WOW! I mean, now it’s vindictive to want to keep your own money?

    Prioritizing essential services should be what local jurisdictions should focus on. Not hi-tech toilets for crack dealing and prostitutes, and certainly not for a taxpayer drunk apt complex.

    I seem to recall this past leg session the Democratics crowing about how robust “revenues” were, thus the outrageous increase in spending….Even with 747 intact.

    The only ones making noise about not re-instating the will of the people are those who advocate socialism and wealth redistribution.

  21. 23

    Steve spews:

    Let’s see…. even though the market value of my house has DROPPED about 15% in the past year my assessment has gone up 35%.

    1%, ya, right……

    The counties laugh at the cap… go try and fight a reassessment!!!!

  22. 24

    GS spews:

    The vindictive one-percent cap on regular local levies cost me 13% due to a lunitic Island County representative and assessor last year alone.

    Enough is never enough for these thieves.

  23. 25

    Bax spews:

    30-40% of the average property tax bill is voter approved tax increases. If voters are being crushed with property tax bills, maybe they should stop voting to increase their taxes.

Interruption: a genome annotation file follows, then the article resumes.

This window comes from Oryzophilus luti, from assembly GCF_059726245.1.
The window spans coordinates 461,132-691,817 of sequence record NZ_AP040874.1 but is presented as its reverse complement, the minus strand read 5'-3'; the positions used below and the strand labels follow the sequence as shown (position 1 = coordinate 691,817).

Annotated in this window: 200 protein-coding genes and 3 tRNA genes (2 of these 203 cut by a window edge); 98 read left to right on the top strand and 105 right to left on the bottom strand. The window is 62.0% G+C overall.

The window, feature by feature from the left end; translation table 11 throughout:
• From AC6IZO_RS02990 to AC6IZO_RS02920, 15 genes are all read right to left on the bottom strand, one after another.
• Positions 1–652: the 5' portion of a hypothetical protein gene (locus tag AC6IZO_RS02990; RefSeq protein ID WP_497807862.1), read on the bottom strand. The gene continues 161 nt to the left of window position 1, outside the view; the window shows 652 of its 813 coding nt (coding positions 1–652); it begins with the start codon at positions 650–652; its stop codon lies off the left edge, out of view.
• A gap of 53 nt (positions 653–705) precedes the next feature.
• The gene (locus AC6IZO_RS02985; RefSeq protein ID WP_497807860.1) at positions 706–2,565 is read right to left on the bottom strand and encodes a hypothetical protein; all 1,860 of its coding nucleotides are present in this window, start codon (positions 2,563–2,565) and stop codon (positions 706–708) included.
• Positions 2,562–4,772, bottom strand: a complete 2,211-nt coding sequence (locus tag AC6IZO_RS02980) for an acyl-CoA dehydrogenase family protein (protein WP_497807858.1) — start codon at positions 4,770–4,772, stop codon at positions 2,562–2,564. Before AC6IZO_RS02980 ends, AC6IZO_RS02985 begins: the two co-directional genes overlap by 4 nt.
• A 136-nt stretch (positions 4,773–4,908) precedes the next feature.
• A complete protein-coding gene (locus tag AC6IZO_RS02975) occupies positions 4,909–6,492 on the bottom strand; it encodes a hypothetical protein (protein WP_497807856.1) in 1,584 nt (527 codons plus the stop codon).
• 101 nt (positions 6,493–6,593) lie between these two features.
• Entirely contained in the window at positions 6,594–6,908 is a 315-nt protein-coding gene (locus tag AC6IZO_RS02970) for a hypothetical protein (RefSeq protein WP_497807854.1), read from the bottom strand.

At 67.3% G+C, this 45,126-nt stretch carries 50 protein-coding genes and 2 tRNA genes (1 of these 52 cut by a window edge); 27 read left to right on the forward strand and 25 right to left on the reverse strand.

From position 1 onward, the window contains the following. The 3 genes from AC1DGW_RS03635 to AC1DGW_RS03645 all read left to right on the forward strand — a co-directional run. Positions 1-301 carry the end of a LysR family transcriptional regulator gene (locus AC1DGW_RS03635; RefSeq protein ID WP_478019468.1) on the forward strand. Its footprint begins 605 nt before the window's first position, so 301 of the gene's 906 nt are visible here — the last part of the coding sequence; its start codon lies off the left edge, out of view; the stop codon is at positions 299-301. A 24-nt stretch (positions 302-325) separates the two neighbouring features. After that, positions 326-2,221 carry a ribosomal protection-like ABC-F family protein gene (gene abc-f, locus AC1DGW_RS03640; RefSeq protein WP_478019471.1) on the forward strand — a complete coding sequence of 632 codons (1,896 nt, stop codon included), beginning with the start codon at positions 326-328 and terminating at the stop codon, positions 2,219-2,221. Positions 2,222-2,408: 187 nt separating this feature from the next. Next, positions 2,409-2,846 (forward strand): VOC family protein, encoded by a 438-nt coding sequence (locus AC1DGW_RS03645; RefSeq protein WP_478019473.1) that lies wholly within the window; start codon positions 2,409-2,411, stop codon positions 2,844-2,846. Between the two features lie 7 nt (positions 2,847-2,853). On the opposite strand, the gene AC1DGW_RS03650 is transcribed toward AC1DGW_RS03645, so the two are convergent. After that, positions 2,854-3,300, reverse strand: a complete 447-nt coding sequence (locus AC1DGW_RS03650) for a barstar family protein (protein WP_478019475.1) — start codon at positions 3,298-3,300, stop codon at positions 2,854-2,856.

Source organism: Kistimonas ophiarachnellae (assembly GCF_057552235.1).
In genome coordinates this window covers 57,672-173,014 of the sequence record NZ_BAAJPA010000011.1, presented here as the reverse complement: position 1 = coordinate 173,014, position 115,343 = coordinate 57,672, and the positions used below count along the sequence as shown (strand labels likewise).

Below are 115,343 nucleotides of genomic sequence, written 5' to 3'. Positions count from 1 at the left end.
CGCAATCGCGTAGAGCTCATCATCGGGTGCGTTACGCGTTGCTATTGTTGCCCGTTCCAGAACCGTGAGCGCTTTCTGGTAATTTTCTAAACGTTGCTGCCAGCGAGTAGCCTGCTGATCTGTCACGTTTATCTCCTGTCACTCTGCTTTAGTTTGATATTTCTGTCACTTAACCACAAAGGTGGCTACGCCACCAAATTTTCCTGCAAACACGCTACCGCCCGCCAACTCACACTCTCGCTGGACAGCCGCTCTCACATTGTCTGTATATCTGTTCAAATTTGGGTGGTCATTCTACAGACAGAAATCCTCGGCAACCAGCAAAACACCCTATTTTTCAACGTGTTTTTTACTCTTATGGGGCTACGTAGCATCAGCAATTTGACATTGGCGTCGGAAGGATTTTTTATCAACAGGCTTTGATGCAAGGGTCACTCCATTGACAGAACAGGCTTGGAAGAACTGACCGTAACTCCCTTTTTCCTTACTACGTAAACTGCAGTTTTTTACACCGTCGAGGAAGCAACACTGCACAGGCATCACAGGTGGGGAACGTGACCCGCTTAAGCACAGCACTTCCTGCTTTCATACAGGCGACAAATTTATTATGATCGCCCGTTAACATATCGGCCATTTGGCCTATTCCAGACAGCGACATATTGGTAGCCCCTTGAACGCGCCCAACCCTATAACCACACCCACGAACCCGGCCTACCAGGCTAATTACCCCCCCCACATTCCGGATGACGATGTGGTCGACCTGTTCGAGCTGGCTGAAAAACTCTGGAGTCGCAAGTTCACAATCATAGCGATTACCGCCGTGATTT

Notice how Eyman never runs any intiatives to cut programs? That would actually require taking a position on things. It’s easy to say taxes should be decreased. It’s hard to say what programs should be cut.

  24. 26

    GS spews:

    So lets offer a plan to extend even more credit at 7% to the poorest of households in our state, by giving them an automatic 25% of their property tax debt as a new state loan.

    These Washington state residents will just love and be standing in line to get new “Christine Gregoire Visa Card”.

    I am sure when they end up losing their homes due to all these crushing debts, the State Government will be first in line to collect unjust dues, or default on them and charge the taxpayers.

    What a Plan! Really, I have to watch this one….And Laugh out loud!

  25. 27

    GS spews:

    Sign Up here at HA and be first on Friday morning to get Your new “Gregoire & Washington State Visa Card”!

    No credit check required

    No financial solvency in you decreasing home loan value necessary

    The queen will now loan you 25% of your massive property tax load debt each and every year until you default on your loan!

    And worry not, the taxpayers will hold the bag and pick up your default debt.

    It can’t get any better than that!

    Be sure and come back Friday and Sign up NOW for your new Gregoire & Washington state Visa Card!